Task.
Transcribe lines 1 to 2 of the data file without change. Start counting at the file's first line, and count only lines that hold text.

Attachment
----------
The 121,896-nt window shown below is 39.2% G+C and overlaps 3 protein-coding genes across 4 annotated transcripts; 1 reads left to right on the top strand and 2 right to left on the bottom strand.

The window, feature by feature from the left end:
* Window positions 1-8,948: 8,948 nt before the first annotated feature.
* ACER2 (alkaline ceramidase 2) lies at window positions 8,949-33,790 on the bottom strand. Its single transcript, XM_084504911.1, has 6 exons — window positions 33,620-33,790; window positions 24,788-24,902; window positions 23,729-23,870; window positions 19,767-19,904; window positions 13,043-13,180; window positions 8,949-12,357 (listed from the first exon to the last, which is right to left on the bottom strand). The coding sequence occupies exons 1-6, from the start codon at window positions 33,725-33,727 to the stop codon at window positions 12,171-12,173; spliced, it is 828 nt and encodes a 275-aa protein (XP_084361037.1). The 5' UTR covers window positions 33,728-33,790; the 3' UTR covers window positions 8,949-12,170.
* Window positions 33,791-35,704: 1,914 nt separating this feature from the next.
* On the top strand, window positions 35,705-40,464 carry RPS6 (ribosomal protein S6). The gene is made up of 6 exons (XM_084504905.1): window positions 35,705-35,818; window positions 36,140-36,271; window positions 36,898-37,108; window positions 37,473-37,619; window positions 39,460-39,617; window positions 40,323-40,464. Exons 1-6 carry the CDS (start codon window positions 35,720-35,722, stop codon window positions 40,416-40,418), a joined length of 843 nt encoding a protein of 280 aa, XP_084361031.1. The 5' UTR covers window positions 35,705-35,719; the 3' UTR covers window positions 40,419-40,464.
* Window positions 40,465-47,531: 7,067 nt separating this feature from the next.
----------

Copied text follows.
The 121,896-nt window shown below is 39.2% G+C and overlaps 3 protein-coding genes across 4 annotated transcripts; 1 reads left to right on the top strand and 2 right to left on the bottom strand.

The window, feature by feature from the left end: